A CIA inquiry has cleared spy agency employees of wrongdoing in a dispute with the Senate Intelligence Committee over allegations CIA officials inappropriately accessed documents prepared by Senate investigators probing the agency's use of brutal interrogation techniques.
In a statement issued by the CIA on Wednesday, the head of the inquiry, former U.S. Senator Evan Bayh, said an "Agency Accountability Board" which he chaired at the request of CIA Director John Brennan had found that "no discipline was warranted" for five agency employees.
However, Sen. Dianne Feinstein, who chaired the Intelligence Committee during its investigation of the CIA's post-September 11, 2001 detention and interrogation program, expressed dissatisfaction with the inquiry's result.
"I'm thankful that Director Brennan has apologized for these actions, but I'm disappointed that no one at the CIA will be held responsible," Feinstein, now the committee's vice chair, said in a statement.
Feinstein has previously accused the CIA of inappropriately spying on the investigation by the Intelligence Committee, which is charged with oversight of U.S. intelligence agencies.
During the Intelligence Committee's years-long investigation into the CIA's use of what it called "enhanced interrogation" techniques, the CIA set up a special computer network which it used to provide Senate investigators with access to millions of pages of records of the agency's day-to-day activities.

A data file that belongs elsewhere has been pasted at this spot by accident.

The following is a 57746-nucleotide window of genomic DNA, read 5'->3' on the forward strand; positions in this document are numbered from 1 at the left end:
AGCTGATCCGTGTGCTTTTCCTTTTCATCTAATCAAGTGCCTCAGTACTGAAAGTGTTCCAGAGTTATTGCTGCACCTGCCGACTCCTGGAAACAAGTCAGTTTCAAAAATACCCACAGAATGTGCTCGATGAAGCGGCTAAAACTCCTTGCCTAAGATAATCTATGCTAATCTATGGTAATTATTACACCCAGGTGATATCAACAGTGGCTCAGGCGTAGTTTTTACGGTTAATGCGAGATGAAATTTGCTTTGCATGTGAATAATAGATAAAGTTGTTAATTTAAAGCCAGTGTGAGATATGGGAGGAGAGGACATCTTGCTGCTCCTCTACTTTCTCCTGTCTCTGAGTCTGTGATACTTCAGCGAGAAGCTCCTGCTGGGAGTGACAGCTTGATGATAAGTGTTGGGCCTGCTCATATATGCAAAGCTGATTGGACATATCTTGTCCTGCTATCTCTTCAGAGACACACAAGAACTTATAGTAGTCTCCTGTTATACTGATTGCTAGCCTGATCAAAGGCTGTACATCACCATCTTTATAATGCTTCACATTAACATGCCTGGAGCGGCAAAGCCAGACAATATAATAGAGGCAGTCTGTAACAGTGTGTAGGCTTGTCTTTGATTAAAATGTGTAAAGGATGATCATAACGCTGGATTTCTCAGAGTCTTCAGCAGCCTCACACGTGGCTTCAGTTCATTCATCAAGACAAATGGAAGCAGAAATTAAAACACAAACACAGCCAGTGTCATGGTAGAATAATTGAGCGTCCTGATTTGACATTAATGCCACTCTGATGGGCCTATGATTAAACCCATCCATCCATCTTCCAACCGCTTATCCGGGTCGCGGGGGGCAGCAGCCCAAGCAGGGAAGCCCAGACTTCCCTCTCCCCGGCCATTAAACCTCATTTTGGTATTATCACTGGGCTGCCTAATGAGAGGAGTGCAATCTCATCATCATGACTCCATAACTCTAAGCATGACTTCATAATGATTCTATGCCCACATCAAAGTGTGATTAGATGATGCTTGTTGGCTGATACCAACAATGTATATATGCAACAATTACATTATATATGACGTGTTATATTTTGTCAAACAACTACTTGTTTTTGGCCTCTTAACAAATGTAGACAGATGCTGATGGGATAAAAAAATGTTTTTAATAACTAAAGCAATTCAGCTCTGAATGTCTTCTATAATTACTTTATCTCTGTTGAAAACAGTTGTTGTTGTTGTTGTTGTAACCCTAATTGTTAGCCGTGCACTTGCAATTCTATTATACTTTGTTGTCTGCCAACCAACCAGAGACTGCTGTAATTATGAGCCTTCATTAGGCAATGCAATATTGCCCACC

At one point, Bayh said, CIA officials launched an investigation into a possible "security breach" on the network and got access to five emails generated by Congressional investigators.
Bayh said that while his inquiry found that the CIA's accessing of the material was "clearly inappropriate, it was a mistake that did not reflect malfeasance, bad faith or the intention to gain improper access to (Senate Committee)... confidential, deliberative material."
Bayh said that "no discipline was warranted" for the five CIA employees whose conduct his board reviewed.
He recommended changes in how the CIA handled data networks shared between two independent branches of government, as well as other bureaucratic reforms. The CIA said it had accepted Bayh's recommendations.
(Reporting By Mark Hosenball; editing by Warren Strobel and Andrew Hay)